Factors that affect patient compliance with prescribed drugs in Kanduyi division, Bungoma district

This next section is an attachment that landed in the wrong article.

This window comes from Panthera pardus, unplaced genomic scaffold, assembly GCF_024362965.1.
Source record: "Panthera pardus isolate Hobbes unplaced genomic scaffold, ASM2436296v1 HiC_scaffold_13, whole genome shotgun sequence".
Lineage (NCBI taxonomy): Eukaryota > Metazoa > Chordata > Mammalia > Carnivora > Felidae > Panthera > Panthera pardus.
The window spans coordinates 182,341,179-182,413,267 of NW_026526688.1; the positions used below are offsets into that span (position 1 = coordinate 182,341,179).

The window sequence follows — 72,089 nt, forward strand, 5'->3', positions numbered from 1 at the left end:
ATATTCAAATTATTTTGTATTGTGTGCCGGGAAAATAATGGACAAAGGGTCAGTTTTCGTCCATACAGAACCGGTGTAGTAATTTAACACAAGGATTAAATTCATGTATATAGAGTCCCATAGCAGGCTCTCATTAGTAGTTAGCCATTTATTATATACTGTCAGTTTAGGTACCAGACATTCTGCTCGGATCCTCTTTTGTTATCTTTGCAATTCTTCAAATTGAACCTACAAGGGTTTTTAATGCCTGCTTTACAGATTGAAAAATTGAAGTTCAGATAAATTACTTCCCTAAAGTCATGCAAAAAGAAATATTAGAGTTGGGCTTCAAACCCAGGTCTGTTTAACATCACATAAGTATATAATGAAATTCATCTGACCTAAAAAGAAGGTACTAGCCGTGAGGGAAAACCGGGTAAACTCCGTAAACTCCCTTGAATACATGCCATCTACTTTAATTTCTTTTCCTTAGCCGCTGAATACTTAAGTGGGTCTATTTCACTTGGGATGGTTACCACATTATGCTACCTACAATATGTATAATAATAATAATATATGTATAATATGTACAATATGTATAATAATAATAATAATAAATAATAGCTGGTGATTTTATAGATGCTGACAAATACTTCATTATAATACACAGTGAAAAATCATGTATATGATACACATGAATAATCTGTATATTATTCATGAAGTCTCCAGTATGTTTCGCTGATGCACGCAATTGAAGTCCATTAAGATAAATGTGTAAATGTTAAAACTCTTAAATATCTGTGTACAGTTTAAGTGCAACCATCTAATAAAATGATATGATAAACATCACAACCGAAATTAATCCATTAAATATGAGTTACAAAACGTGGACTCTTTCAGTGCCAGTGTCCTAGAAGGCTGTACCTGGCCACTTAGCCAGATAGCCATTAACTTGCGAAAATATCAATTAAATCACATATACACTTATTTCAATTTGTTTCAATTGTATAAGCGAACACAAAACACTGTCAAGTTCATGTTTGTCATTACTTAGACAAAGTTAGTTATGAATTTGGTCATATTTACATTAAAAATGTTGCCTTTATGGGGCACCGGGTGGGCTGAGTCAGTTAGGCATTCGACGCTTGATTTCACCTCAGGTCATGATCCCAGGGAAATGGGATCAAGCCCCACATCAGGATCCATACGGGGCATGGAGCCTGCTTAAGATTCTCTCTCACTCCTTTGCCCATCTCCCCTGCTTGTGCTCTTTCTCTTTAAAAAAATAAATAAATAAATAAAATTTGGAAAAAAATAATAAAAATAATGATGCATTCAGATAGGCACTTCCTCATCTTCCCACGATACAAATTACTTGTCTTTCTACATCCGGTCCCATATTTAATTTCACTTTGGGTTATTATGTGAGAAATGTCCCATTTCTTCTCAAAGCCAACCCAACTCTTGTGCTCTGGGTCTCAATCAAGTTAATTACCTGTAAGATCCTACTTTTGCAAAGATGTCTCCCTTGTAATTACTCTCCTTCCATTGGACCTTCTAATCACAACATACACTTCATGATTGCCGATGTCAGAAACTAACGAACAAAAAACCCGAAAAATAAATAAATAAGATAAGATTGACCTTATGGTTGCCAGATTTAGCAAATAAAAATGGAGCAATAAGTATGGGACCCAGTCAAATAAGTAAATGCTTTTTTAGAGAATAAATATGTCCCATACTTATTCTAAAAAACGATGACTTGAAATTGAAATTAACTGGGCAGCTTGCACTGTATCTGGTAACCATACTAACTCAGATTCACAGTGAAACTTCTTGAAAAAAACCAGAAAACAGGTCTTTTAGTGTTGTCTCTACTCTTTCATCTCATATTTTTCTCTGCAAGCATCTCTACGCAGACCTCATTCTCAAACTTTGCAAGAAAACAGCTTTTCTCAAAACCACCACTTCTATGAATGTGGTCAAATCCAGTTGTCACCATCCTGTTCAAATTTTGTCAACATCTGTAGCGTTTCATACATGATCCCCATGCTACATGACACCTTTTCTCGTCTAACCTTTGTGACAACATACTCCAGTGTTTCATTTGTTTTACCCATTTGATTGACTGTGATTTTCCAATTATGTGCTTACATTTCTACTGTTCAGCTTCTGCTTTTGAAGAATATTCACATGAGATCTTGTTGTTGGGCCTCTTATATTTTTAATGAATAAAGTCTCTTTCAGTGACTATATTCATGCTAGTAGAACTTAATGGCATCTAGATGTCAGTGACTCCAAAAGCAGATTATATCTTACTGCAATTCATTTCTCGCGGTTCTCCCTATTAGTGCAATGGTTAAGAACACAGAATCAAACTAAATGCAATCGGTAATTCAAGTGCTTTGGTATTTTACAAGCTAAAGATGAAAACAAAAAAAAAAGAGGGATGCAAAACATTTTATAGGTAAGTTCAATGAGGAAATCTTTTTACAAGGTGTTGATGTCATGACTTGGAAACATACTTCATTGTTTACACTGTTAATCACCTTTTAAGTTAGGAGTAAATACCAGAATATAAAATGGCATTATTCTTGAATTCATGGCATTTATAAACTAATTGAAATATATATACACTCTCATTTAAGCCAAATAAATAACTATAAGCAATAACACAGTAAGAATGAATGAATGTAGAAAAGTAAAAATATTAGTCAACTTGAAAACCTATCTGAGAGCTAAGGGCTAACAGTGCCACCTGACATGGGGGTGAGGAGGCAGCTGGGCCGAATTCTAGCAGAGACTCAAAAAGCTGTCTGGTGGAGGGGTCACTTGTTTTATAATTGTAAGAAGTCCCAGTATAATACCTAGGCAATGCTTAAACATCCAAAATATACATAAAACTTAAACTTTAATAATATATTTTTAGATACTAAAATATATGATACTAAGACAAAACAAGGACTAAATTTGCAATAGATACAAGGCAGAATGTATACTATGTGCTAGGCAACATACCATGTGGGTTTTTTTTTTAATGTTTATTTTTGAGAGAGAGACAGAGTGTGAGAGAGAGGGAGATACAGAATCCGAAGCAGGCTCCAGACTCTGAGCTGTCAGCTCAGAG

This study examined the cultural, social and economic factors that affect patient compliance with drug prescriptions in Kanduyi Division of Bungoma District. The study adopted a patient- centered perspective rather than a medically-centred one. Unlike the latter, the former views patients as active decision making agents. Subsequently, patients' own ideas and attitudes about illness and treatment were given due attention. Their etiological concepts, definition of appropriate therapy, expectations of the clinicians and doctors and the meaning of medications in their daily lives were examined. The study population comprised out-patients attending both public and private health institutions in Kanduyi Division. The sampling method used to select respondents was stratified random sampling. Stratification was along the following categories of the health institutions: dispensaries, health centres, nursing homes/medical centres and hospitals. The researcher selected 25 out patients from each of the above categories (strata). This yielded a sample size of a hundred respondents. The methods of data collection were formal interview using a questionnaire, direct observation, informal interview and in-depth interviews with key informants. The findings show that patients do make deliberate decisions about whether or not to follow the advice of doctors or clinicians. They carry out a cost benefit analysis of every treatment and medication prescribed. Similarly, they evaluate the clinician's or doctor's prescriptions against their own ideas. Lastly, the drug is evaluated against its efficacy, cost and side effects. After such a 'calculation', they decide to comply or not. Therefore, an act of non-compliance, which may be seen as irrational from the doctor's point of view, may be very rational when seen from a patient's point of view. The study, therefore, recommends that clinicians and doctors should be sensitive to the patients lay ideas about illnesses and medications. They should try as much as possible to understand how patients and those around them view diseases origin and prognosis. Doing so will help them place illness into a wider context, thereby, helping in alleviating the physiological as well as socio-psychological ill-being. It is also recommended that health education should include patient compliance as an important component. The public should be educated about the dangers of non-compliance and the need to follow clinicians' and doctors' advice and recommendations.